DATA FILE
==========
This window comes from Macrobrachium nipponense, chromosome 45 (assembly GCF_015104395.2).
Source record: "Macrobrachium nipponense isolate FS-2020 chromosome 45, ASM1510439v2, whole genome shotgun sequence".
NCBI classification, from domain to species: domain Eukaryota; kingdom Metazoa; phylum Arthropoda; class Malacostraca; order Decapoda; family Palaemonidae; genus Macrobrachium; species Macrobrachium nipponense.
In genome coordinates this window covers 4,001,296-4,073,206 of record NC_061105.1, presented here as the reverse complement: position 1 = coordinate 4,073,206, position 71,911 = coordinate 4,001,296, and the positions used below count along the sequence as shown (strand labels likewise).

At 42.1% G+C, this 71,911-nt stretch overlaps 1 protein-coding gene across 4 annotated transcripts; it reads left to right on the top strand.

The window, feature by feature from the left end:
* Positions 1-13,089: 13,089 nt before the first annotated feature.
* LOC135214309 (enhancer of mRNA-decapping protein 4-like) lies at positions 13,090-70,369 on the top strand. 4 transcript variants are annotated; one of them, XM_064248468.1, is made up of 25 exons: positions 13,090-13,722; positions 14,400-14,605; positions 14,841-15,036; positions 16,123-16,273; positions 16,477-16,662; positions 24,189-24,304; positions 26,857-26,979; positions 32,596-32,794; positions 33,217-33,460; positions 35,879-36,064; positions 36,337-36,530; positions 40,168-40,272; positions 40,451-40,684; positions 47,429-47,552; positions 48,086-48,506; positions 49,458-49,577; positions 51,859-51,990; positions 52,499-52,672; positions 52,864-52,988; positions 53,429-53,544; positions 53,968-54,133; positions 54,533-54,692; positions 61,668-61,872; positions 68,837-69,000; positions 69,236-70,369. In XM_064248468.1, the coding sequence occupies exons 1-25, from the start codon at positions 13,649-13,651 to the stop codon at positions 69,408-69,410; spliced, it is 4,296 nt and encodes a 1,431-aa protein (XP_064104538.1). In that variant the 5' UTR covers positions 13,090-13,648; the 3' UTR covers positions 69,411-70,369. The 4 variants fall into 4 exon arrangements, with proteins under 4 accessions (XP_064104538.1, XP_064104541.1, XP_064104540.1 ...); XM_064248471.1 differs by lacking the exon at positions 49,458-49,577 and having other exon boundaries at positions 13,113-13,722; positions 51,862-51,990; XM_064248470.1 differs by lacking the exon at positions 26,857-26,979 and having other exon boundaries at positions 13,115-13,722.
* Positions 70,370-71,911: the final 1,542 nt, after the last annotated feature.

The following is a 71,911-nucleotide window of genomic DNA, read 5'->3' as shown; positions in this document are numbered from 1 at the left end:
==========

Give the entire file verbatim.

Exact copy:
This window comes from Macrobrachium nipponense, chromosome 45 (assembly GCF_015104395.2).
Source record: "Macrobrachium nipponense isolate FS-2020 chromosome 45, ASM1510439v2, whole genome shotgun sequence".
NCBI classification, from domain to species: domain Eukaryota; kingdom Metazoa; phylum Arthropoda; class Malacostraca; order Decapoda; family Palaemonidae; genus Macrobrachium; species Macrobrachium nipponense.
In genome coordinates this window covers 4,001,296-4,073,206 of record NC_061105.1, presented here as the reverse complement: position 1 = coordinate 4,073,206, position 71,911 = coordinate 4,001,296, and the positions used below count along the sequence as shown (strand labels likewise).

At 42.1% G+C, this 71,911-nt stretch overlaps 1 protein-coding gene across 4 annotated transcripts; it reads left to right on the top strand.

The window, feature by feature from the left end:
* Positions 1-13,089: 13,089 nt before the first annotated feature.
* LOC135214309 (enhancer of mRNA-decapping protein 4-like) lies at positions 13,090-70,369 on the top strand. 4 transcript variants are annotated; one of them, XM_064248468.1, is made up of 25 exons: positions 13,090-13,722; positions 14,400-14,605; positions 14,841-15,036; positions 16,123-16,273; positions 16,477-16,662; positions 24,189-24,304; positions 26,857-26,979; positions 32,596-32,794; positions 33,217-33,460; positions 35,879-36,064; positions 36,337-36,530; positions 40,168-40,272; positions 40,451-40,684; positions 47,429-47,552; positions 48,086-48,506; positions 49,458-49,577; positions 51,859-51,990; positions 52,499-52,672; positions 52,864-52,988; positions 53,429-53,544; positions 53,968-54,133; positions 54,533-54,692; positions 61,668-61,872; positions 68,837-69,000; positions 69,236-70,369. In XM_064248468.1, the coding sequence occupies exons 1-25, from the start codon at positions 13,649-13,651 to the stop codon at positions 69,408-69,410; spliced, it is 4,296 nt and encodes a 1,431-aa protein (XP_064104538.1). In that variant the 5' UTR covers positions 13,090-13,648; the 3' UTR covers positions 69,411-70,369. The 4 variants fall into 4 exon arrangements, with proteins under 4 accessions (XP_064104538.1, XP_064104541.1, XP_064104540.1 ...); XM_064248471.1 differs by lacking the exon at positions 49,458-49,577 and having other exon boundaries at positions 13,113-13,722; positions 51,862-51,990; XM_064248470.1 differs by lacking the exon at positions 26,857-26,979 and having other exon boundaries at positions 13,115-13,722.
* Positions 70,370-71,911: the final 1,542 nt, after the last annotated feature.

The following is a 71,911-nucleotide window of genomic DNA, read 5'->3' as shown; positions in this document are numbered from 1 at the left end: